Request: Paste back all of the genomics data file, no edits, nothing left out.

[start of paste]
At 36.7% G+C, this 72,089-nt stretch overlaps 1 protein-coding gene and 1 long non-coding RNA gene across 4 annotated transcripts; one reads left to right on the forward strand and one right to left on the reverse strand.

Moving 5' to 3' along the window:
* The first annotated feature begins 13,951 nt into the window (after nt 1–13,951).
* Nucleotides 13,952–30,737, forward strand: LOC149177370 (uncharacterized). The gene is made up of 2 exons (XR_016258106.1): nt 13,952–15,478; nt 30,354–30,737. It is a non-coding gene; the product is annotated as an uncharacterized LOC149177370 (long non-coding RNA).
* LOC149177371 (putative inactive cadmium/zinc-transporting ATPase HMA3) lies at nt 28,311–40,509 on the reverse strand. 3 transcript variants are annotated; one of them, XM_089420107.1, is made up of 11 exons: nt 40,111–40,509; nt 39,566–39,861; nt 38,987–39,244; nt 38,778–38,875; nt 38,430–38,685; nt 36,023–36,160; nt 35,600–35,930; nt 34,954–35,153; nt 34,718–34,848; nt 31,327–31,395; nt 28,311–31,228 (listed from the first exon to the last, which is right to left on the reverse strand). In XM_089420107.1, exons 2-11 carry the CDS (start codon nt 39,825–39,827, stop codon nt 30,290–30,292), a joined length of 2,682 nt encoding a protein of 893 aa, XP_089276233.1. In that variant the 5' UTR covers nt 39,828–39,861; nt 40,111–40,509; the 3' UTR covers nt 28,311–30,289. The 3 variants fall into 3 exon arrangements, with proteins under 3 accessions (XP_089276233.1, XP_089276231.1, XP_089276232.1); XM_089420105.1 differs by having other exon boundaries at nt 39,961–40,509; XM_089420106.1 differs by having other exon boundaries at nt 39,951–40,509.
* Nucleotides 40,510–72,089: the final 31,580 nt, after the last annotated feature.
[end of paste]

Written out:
At 36.7% G+C, this 72,089-nt stretch overlaps 1 protein-coding gene and 1 long non-coding RNA gene across 4 annotated transcripts; one reads left to right on the forward strand and one right to left on the reverse strand.

Moving 5' to 3' along the window:
* The first annotated feature begins 13,951 nt into the window (after nt 1–13,951).
* Nucleotides 13,952–30,737, forward strand: LOC149177370 (uncharacterized). The gene is made up of 2 exons (XR_016258106.1): nt 13,952–15,478; nt 30,354–30,737. It is a non-coding gene; the product is annotated as an uncharacterized LOC149177370 (long non-coding RNA).
* LOC149177371 (putative inactive cadmium/zinc-transporting ATPase HMA3) lies at nt 28,311–40,509 on the reverse strand. 3 transcript variants are annotated; one of them, XM_089420107.1, is made up of 11 exons: nt 40,111–40,509; nt 39,566–39,861; nt 38,987–39,244; nt 38,778–38,875; nt 38,430–38,685; nt 36,023–36,160; nt 35,600–35,930; nt 34,954–35,153; nt 34,718–34,848; nt 31,327–31,395; nt 28,311–31,228 (listed from the first exon to the last, which is right to left on the reverse strand). In XM_089420107.1, exons 2-11 carry the CDS (start codon nt 39,825–39,827, stop codon nt 30,290–30,292), a joined length of 2,682 nt encoding a protein of 893 aa, XP_089276233.1. In that variant the 5' UTR covers nt 39,828–39,861; nt 40,111–40,509; the 3' UTR covers nt 28,311–30,289. The 3 variants fall into 3 exon arrangements, with proteins under 3 accessions (XP_089276233.1, XP_089276231.1, XP_089276232.1); XM_089420105.1 differs by having other exon boundaries at nt 39,961–40,509; XM_089420106.1 differs by having other exon boundaries at nt 39,951–40,509.
* Nucleotides 40,510–72,089: the final 31,580 nt, after the last annotated feature.